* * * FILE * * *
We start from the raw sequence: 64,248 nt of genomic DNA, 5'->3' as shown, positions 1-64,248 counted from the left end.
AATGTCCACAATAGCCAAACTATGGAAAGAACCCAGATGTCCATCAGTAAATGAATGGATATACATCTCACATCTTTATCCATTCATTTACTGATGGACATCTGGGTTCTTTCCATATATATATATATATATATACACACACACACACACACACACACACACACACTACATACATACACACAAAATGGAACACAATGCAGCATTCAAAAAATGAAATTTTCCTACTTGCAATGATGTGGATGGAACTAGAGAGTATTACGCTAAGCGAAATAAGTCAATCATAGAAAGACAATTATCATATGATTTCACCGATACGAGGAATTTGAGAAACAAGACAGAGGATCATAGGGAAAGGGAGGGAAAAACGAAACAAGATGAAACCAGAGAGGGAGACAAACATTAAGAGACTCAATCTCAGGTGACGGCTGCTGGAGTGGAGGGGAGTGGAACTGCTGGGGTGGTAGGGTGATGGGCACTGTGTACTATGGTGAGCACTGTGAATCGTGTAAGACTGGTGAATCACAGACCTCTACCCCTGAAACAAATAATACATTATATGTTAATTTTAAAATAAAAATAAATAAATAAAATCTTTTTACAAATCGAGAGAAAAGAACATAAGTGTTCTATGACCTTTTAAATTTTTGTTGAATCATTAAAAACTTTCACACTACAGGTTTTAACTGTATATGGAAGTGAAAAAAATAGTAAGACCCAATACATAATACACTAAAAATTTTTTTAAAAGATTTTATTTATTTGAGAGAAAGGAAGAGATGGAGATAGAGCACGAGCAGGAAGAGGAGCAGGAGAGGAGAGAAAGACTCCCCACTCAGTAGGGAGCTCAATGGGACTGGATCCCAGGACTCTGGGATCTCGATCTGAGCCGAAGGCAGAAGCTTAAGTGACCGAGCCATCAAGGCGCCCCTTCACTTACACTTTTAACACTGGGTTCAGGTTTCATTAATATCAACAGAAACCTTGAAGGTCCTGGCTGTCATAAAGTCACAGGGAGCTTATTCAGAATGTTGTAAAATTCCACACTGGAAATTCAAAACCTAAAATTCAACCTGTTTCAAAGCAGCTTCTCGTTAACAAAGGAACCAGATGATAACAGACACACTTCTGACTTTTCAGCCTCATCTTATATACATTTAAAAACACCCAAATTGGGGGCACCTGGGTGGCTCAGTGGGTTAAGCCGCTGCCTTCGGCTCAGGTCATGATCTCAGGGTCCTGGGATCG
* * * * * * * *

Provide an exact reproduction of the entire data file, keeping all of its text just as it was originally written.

We start from the raw sequence: 64,248 nt of genomic DNA, 5'->3' as shown, positions 1-64,248 counted from the left end.
AATGTCCACAATAGCCAAACTATGGAAAGAACCCAGATGTCCATCAGTAAATGAATGGATATACATCTCACATCTTTATCCATTCATTTACTGATGGACATCTGGGTTCTTTCCATATATATATATATATATATACACACACACACACACACACACACACACACACTACATACATACACACAAAATGGAACACAATGCAGCATTCAAAAAATGAAATTTTCCTACTTGCAATGATGTGGATGGAACTAGAGAGTATTACGCTAAGCGAAATAAGTCAATCATAGAAAGACAATTATCATATGATTTCACCGATACGAGGAATTTGAGAAACAAGACAGAGGATCATAGGGAAAGGGAGGGAAAAACGAAACAAGATGAAACCAGAGAGGGAGACAAACATTAAGAGACTCAATCTCAGGTGACGGCTGCTGGAGTGGAGGGGAGTGGAACTGCTGGGGTGGTAGGGTGATGGGCACTGTGTACTATGGTGAGCACTGTGAATCGTGTAAGACTGGTGAATCACAGACCTCTACCCCTGAAACAAATAATACATTATATGTTAATTTTAAAATAAAAATAAATAAATAAAATCTTTTTACAAATCGAGAGAAAAGAACATAAGTGTTCTATGACCTTTTAAATTTTTGTTGAATCATTAAAAACTTTCACACTACAGGTTTTAACTGTATATGGAAGTGAAAAAAATAGTAAGACCCAATACATAATACACTAAAAATTTTTTTAAAAGATTTTATTTATTTGAGAGAAAGGAAGAGATGGAGATAGAGCACGAGCAGGAAGAGGAGCAGGAGAGGAGAGAAAGACTCCCCACTCAGTAGGGAGCTCAATGGGACTGGATCCCAGGACTCTGGGATCTCGATCTGAGCCGAAGGCAGAAGCTTAAGTGACCGAGCCATCAAGGCGCCCCTTCACTTACACTTTTAACACTGGGTTCAGGTTTCATTAATATCAACAGAAACCTTGAAGGTCCTGGCTGTCATAAAGTCACAGGGAGCTTATTCAGAATGTTGTAAAATTCCACACTGGAAATTCAAAACCTAAAATTCAACCTGTTTCAAAGCAGCTTCTCGTTAACAAAGGAACCAGATGATAACAGACACACTTCTGACTTTTCAGCCTCATCTTATATACATTTAAAAACACCCAAATTGGGGGCACCTGGGTGGCTCAGTGGGTTAAGCCGCTGCCTTCGGCTCAGGTCATGATCTCAGGGTCCTGGGATCG